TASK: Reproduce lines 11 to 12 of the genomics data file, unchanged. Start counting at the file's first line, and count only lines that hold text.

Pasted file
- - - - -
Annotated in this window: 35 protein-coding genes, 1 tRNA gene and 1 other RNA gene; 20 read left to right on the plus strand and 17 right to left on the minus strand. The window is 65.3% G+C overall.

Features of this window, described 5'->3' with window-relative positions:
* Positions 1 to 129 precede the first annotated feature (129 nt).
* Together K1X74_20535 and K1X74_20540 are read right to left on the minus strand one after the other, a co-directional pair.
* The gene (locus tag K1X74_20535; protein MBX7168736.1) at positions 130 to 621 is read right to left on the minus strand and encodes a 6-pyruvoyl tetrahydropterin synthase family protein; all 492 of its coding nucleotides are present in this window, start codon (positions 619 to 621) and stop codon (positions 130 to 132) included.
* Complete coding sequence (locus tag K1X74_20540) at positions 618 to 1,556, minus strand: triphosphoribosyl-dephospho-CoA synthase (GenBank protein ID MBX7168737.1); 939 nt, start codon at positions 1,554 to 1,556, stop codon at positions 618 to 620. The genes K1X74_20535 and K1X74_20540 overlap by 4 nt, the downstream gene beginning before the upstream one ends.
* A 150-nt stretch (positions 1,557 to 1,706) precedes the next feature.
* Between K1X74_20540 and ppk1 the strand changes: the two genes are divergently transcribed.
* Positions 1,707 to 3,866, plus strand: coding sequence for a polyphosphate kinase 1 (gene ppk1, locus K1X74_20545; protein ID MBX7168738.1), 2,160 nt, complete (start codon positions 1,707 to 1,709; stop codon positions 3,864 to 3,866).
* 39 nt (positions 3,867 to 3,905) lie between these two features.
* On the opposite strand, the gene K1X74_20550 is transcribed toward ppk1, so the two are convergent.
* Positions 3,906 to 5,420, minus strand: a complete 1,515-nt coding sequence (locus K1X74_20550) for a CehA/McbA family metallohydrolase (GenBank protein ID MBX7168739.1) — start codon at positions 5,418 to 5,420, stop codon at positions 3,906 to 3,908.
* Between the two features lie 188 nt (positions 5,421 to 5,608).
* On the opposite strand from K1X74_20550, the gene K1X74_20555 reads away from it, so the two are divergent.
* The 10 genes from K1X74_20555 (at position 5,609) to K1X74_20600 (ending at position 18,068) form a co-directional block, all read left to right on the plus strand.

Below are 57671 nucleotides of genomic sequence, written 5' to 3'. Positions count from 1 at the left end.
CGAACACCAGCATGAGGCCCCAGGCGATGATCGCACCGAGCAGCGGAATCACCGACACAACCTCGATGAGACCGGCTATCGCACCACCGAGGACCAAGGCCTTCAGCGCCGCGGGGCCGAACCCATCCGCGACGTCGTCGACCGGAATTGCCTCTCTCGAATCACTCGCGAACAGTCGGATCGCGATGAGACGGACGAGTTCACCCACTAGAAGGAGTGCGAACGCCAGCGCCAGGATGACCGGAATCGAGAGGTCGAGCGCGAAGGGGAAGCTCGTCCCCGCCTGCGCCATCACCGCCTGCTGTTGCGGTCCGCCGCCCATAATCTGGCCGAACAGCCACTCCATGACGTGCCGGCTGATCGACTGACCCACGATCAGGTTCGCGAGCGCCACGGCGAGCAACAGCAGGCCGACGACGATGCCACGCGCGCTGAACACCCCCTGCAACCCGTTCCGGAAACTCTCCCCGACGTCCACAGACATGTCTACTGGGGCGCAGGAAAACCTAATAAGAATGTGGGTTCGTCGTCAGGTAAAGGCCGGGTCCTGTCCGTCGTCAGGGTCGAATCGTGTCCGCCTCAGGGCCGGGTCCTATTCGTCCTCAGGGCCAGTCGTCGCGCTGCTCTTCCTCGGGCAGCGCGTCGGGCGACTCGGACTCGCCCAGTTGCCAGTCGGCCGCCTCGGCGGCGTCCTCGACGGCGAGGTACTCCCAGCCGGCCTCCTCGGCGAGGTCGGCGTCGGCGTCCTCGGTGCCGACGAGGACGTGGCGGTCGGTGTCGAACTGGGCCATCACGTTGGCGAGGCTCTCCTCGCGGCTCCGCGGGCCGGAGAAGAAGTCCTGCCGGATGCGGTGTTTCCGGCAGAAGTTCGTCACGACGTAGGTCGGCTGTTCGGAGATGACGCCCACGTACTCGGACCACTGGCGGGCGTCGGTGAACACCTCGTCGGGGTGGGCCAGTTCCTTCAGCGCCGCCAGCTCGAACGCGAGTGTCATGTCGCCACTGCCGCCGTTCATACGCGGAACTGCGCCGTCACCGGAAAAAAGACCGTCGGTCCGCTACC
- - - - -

* On the opposite strand, the gene K1X74_20550 is transcribed toward ppk1, so the two are convergent.
* Positions 3,906 to 5,420, minus strand: a complete 1,515-nt coding sequence (locus K1X74_20550) for a CehA/McbA family metallohydrolase (GenBank protein ID MBX7168739.1) — start codon at positions 5,418 to 5,420, stop codon at positions 3,906 to 3,908.